You have heard about the gender pay gap, but have you heard of the orgasm gap? Women are not only paid less but also orgasm much less than men.
According to a study by the Journal of Sex & Marital Therapy — 4 out of 5 women don't orgasm during heterosexual sex — for reasons known — unknown. This disparity is called the "Pleasure Gap" or the "Orgasm Gap." From the kitchen to the board-room, women have come a long way, then why does a gap exist in the bedroom?
To get to the bottom of this, I created Nogasms, an investigative project aimed to bring forth barriers that inhibit women from having an orgasm. I present to you insights gathered from medicine, psychology, culture, and real women — and their orgasms or lack thereof.
1. Women take longer to get there
Women, on average, take thrice as long to get turned on than men and need extended foreplay to have an orgasm of any kind. This is why, in a 'hookup' or a 'quicky' situation, women rarely orgasm and usually fake one. There is just not enough time for women to reach from zero to turned on if you give her just a 10-minute window.
But most individuals neither understand nor acknowledge this difference. Usually, the activity ends once the man orgasms, which is funny cause there are two people involved.
2. The clito-what?
A clitoris is to a woman what a penis is to a man. The more people accept and acknowledge that — the more orgasms women will have. But despite every second person having one, the poor clitoris has long lived in obscurity. It has been discovered and rediscovered by scientists for centuries, but no proper diagram ever existed.
Until very recently, even the information about it in textbooks was incorrect or misleading. A full 3D image of the clitoris could only be mapped by researchers as late as 2009!
The ill-cliteracy is just not cute anymore. Finding the clitoris has become an achievement, and finders are keepers.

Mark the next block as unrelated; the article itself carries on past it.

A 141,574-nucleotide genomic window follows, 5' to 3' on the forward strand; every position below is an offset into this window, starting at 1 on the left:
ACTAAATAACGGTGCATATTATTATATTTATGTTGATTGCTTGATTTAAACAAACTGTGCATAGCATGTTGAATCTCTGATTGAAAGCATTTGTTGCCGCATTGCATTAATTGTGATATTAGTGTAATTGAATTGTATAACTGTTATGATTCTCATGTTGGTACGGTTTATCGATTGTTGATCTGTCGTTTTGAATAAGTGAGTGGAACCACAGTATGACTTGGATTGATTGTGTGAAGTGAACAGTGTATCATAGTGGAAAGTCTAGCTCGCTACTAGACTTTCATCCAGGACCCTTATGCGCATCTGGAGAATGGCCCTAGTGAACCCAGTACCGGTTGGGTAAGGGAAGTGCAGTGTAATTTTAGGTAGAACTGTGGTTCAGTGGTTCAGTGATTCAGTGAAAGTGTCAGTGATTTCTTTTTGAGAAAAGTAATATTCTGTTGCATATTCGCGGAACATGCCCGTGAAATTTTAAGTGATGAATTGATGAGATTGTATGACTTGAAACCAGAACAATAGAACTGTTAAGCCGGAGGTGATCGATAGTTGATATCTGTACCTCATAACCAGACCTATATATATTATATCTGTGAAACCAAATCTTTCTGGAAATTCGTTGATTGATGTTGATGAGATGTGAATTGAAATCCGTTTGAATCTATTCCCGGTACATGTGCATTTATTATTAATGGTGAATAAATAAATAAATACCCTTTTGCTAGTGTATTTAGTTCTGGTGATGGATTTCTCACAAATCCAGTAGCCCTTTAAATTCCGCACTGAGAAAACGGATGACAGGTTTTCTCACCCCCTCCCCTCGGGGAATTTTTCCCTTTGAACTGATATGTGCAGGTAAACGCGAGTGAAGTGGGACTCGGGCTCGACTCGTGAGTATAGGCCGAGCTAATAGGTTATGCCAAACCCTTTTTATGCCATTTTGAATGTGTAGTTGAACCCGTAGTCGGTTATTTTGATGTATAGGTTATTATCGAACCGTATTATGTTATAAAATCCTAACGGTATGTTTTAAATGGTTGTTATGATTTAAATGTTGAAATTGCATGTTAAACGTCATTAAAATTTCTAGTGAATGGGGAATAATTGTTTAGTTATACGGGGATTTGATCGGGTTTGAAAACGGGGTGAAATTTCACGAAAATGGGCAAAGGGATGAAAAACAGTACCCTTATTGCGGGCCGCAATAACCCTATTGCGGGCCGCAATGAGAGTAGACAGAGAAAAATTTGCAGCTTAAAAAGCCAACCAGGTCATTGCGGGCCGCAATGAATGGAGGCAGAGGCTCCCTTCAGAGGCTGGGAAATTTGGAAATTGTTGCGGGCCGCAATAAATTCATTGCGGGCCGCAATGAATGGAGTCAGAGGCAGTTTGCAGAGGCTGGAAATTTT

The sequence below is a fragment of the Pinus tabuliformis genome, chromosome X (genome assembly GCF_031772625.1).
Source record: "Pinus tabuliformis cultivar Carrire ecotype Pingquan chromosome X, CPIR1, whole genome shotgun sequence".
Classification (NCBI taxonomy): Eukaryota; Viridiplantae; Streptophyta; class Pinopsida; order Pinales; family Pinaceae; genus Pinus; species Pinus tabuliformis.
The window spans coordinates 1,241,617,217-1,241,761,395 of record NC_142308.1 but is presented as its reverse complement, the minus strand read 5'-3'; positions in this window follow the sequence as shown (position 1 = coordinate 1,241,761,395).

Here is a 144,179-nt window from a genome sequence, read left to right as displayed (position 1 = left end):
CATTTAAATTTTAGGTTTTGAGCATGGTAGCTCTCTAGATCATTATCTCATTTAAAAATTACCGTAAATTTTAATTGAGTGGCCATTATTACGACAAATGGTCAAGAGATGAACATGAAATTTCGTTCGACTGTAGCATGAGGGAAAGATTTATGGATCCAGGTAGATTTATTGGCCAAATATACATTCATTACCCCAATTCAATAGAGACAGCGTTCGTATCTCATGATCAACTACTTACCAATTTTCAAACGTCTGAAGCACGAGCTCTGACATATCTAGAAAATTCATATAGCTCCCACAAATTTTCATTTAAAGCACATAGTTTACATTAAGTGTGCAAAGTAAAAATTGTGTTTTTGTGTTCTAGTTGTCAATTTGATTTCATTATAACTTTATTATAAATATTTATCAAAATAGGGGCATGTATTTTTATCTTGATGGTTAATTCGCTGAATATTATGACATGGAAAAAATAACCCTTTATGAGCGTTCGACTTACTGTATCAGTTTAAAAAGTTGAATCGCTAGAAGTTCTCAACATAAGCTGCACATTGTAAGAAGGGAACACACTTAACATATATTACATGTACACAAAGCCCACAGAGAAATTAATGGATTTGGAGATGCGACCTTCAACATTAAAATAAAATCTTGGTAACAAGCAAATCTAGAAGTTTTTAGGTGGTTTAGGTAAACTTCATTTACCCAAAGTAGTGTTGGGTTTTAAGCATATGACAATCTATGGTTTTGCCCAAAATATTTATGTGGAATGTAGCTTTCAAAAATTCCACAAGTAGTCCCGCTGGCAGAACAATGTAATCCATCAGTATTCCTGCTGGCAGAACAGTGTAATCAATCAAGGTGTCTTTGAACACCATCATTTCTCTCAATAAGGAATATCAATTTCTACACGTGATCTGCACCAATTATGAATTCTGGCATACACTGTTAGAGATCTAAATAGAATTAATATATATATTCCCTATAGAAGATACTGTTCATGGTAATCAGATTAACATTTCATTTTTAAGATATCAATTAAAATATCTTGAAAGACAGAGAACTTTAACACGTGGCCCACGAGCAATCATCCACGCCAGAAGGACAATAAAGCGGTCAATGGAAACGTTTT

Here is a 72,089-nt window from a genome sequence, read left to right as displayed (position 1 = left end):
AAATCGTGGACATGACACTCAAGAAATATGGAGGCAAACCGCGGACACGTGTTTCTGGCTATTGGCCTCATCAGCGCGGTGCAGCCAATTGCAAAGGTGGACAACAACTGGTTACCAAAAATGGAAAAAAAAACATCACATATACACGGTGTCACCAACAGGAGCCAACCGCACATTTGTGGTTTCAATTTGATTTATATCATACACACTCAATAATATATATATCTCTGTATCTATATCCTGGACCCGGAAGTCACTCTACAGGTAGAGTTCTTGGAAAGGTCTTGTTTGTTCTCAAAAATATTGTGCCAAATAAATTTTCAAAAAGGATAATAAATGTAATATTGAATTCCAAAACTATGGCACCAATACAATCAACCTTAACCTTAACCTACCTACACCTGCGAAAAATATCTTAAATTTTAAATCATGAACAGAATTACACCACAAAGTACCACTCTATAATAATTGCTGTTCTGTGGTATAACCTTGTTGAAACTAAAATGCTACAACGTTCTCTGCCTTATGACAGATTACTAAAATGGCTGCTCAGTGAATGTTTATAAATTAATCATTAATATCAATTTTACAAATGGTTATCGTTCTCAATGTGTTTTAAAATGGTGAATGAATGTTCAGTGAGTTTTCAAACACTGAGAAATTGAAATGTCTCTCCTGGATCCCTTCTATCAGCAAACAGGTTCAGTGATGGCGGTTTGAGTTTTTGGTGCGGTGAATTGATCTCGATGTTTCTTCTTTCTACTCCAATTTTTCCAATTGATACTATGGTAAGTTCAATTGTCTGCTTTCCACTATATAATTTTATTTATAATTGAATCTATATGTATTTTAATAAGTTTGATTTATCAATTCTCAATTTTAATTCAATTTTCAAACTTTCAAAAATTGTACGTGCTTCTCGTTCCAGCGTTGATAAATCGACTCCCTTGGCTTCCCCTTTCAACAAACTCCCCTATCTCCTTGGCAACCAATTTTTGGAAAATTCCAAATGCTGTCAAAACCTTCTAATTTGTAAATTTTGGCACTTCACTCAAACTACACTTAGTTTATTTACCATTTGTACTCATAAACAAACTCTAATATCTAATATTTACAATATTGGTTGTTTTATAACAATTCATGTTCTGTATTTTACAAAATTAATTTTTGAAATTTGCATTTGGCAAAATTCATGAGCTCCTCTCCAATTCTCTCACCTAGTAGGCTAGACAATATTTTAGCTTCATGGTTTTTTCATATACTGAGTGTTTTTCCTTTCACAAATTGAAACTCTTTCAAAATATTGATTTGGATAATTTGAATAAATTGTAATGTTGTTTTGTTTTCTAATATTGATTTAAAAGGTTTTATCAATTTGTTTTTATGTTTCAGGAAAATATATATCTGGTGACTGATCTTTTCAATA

3. They are embarrassed to ask for one
Several women have expressed that they feel asking for an orgasm is obnoxious and will kill the mood, meaning the man's mood. This stems from the belief that women do not deserve the same sexual experience as men, and this stems from years of negative conditioning about sex as being only pleasurable for men.
Women are not taught to want it, let alone enjoy it without being categorized as desperate.
4. Porn has set unrealistic expectations
Porn has set unreal expectations, not only for how women look during intercourse, but also how they sound. Real women are not always turned on and loud, and their vaginas are not white or pink and touched up with foundation. This causes anxiety among women who think their partner wants or expects them to live up to these manufactured standards, and begin to judge the appearance of their vagina.
How then can a woman orgasm while being physically intimate with a partner where instead of enjoying herself, she is preoccupied with being self-conscious?
5. We are taught sex = P in V
Women love sex. But women love different activities within sex, which has all been categorized as foreplay for some reason. We are taught that real sex only means penetration.
Penetrative sex has one function — to help a man orgasm. Biologically the vagina is designed to help a man orgasm inside a woman so that she can get pregnant. A woman might feel aroused by penetrative sex, but her level of pleasure will most often never match that of a man's because her clitoris is not involved.
Heck, even most vibrators are designed to be inserted in the vagina, leaving the clitoris feeling as ignored as Kevin Jonas. Sex is defined as activities associated with sexual intercourse, which includes everything starting from kissing, dry humping, oral sex, massage, sex toys, etc.
You get the picture.
6. Guilt and self-hate after sexual abuse
One in every five women are victims of sexual abuse.
And sexual abuse has a devastating effect on how women view pleasure and sexuality. It's horrific, but a woman can orgasm without consent. An orgasm is an involuntary reflex to stimulation, much like heartbeat and digestion; it's not something you can control or suddenly stop in the middle.
In cases of abuse, an orgasm is misconstrued for consent, even confusing the victim. It is wrongly considered as enjoyment and is often used against the victim.
7. Assuming all women like the same things in bed
Popular culture and confused scientists have divided a woman's body into spots. C-spot, G-spot, A-spot, U-spot, P-spot, O-spot (other letters in the alphabet are yet to get appropriated). Giving the impression that these are magic buttons that will make every woman come.
Women are not remote-controlled. We are living beings with unique personalities, likes, and dislikes. Our thoughts are never the same, our body is one of a kind, then how can our path to pleasure be the same?
How women orgasm is unique to them, so one has to do the leg work of finding out what each woman likes.
For more insights into the female orgasm, follow Nogasms.
Let's make orgasms great again!